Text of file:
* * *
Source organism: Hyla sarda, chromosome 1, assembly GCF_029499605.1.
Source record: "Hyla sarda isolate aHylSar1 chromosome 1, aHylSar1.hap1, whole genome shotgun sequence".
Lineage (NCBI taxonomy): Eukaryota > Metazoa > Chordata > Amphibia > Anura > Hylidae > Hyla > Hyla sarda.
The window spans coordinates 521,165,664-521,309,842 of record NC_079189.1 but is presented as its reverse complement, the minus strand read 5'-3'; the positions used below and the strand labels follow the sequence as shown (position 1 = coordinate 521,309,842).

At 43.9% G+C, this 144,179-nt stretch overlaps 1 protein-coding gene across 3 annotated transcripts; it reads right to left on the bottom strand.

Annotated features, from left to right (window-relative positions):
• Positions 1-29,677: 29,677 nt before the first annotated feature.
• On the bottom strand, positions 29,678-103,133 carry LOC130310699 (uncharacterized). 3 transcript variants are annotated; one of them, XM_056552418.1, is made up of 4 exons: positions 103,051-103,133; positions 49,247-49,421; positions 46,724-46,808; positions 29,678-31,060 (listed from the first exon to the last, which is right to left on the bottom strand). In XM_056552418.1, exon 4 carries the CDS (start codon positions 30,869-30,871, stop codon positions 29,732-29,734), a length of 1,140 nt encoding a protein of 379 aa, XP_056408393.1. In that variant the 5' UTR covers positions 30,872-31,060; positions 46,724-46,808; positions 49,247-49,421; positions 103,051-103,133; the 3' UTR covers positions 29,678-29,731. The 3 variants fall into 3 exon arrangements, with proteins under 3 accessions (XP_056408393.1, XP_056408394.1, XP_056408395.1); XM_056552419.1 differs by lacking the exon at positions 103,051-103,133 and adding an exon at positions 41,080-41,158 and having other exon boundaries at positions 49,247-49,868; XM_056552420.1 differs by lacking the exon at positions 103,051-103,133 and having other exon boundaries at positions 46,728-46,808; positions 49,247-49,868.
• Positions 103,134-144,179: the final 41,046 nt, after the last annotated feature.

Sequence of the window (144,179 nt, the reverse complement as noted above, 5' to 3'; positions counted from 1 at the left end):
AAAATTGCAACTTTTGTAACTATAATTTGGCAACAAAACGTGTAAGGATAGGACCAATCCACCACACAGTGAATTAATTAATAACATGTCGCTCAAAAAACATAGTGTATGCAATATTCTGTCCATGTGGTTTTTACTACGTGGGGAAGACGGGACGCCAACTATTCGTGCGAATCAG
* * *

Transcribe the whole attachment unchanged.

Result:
Source organism: Hyla sarda, chromosome 1, assembly GCF_029499605.1.
Source record: "Hyla sarda isolate aHylSar1 chromosome 1, aHylSar1.hap1, whole genome shotgun sequence".
Lineage (NCBI taxonomy): Eukaryota > Metazoa > Chordata > Amphibia > Anura > Hylidae > Hyla > Hyla sarda.
The window spans coordinates 521,165,664-521,309,842 of record NC_079189.1 but is presented as its reverse complement, the minus strand read 5'-3'; the positions used below and the strand labels follow the sequence as shown (position 1 = coordinate 521,309,842).

At 43.9% G+C, this 144,179-nt stretch overlaps 1 protein-coding gene across 3 annotated transcripts; it reads right to left on the bottom strand.

Annotated features, from left to right (window-relative positions):
• Positions 1-29,677: 29,677 nt before the first annotated feature.
• On the bottom strand, positions 29,678-103,133 carry LOC130310699 (uncharacterized). 3 transcript variants are annotated; one of them, XM_056552418.1, is made up of 4 exons: positions 103,051-103,133; positions 49,247-49,421; positions 46,724-46,808; positions 29,678-31,060 (listed from the first exon to the last, which is right to left on the bottom strand). In XM_056552418.1, exon 4 carries the CDS (start codon positions 30,869-30,871, stop codon positions 29,732-29,734), a length of 1,140 nt encoding a protein of 379 aa, XP_056408393.1. In that variant the 5' UTR covers positions 30,872-31,060; positions 46,724-46,808; positions 49,247-49,421; positions 103,051-103,133; the 3' UTR covers positions 29,678-29,731. The 3 variants fall into 3 exon arrangements, with proteins under 3 accessions (XP_056408393.1, XP_056408394.1, XP_056408395.1); XM_056552419.1 differs by lacking the exon at positions 103,051-103,133 and adding an exon at positions 41,080-41,158 and having other exon boundaries at positions 49,247-49,868; XM_056552420.1 differs by lacking the exon at positions 103,051-103,133 and having other exon boundaries at positions 46,728-46,808; positions 49,247-49,868.
• Positions 103,134-144,179: the final 41,046 nt, after the last annotated feature.

Sequence of the window (144,179 nt, the reverse complement as noted above, 5' to 3'; positions counted from 1 at the left end):
AAAATTGCAACTTTTGTAACTATAATTTGGCAACAAAACGTGTAAGGATAGGACCAATCCACCACACAGTGAATTAATTAATAACATGTCGCTCAAAAAACATAGTGTATGCAATATTCTGTCCATGTGGTTTTTACTACGTGGGGAAGACGGGACGCCAACTATTCGTGCGAATCAG